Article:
This first month of pregnancy usually passes before you know it began, which is another reason why all of that pre-planning can really be helpful. This can help you prevent some of the mistakes that can happen, like drinking in very early pregnancy, forgetting prenatal vitamins etc.

So your check list this month includes:

  • Take a pregnancy test.


  • Share your good news with your family, friends and maybe even your boss. (This last part is very important if you have a job that would need to change in pregnancy because of your work. An example would be if you used chemicals that might harm your baby.)
  • Continue taking your prenatal vitamins.


  • Touring Hospitals and Birth Centers in your area.


  • Talking to various midwives and doctors to find the right one for you.


  • Starting a pregnancy blog or journal.


  • Take a few “before” pregnancy shots of your belly, before you know it – you’ll be showing!


  • Look for an early pregnancy class in your area.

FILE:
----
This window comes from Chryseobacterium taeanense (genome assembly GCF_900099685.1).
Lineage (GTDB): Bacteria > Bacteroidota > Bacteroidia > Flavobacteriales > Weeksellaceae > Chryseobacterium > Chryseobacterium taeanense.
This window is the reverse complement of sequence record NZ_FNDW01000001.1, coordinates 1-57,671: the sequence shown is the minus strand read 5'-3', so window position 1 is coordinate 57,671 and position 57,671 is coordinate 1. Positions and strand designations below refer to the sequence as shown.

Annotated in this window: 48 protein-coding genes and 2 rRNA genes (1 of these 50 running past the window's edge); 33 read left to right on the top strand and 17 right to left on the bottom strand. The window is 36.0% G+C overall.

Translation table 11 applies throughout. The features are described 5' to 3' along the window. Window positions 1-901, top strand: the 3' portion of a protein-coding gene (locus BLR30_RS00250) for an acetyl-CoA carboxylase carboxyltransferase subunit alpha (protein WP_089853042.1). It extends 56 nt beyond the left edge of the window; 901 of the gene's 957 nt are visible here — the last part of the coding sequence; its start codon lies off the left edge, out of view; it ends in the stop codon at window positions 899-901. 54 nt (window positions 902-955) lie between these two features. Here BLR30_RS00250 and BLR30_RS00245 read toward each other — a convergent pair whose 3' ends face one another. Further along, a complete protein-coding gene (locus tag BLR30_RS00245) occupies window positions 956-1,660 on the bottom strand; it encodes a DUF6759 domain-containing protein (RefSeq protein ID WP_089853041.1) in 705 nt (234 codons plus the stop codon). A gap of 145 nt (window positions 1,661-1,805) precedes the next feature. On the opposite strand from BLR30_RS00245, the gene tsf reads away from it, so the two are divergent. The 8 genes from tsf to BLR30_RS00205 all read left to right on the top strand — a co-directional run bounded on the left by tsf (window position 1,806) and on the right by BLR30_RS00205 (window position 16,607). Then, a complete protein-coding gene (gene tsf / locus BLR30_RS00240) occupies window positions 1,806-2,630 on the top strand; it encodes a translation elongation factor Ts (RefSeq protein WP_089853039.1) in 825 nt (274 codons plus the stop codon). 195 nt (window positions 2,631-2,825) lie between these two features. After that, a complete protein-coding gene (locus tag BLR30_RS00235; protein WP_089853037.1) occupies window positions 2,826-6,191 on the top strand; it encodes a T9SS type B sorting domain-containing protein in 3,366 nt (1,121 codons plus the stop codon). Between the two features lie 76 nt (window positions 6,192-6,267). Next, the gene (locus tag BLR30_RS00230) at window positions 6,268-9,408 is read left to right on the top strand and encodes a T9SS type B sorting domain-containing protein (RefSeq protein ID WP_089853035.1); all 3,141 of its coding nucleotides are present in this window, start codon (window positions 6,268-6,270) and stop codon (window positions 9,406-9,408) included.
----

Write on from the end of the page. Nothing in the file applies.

Second Month of Pregnancy

Worried in Early Pregnancy
Photo © StockByte/Getty Images

The second month of pregnancy is usually fairly low key, unless you’re having medical issues. Your pregnancy might still be a secret from those around you, which can be fun and a little infuriating. You might find that this month, the pregnancy symptoms strike with a vengeance. Morning sickness, fatigue, frequent urination – all the lovely things that people might not have told you about can certainly be true. Though not having a lot of pregnancy symptoms, or even any at all, can still mean a healthy pregnancy.

  • Continue your prenatal vitamins, but consider switching if they make you sick or you have trouble with them. It’s a fairly common occurrence.
  • Make any last minute appointments or schedule tours to ask your final questions as you prepare for your first prenatal visit.
  • Try a new recipe out that is healthy and looks good to you.
  • If you’re still really sleepy, considering trying to turn in earlier in the evenings. Sometimes a brief nap in the afternoon might help too.
  • Don’t forget to snap a photo of your belly, even if you don’t see any changes yet.
  • Keep in mind that your due date is a guess, consider adding a couple of weeks to it when telling those who aren’t medically involved with your care, that can help prevent a lot of stress in the later part of pregnancy when everyone wants to know when the baby will come.
  • Take your early pregnancy class. Be sure to get some book recommendations.

Third Month of Pregnancy

Pregnant woman getting her blood drawn
Photo © Glow/Getty Images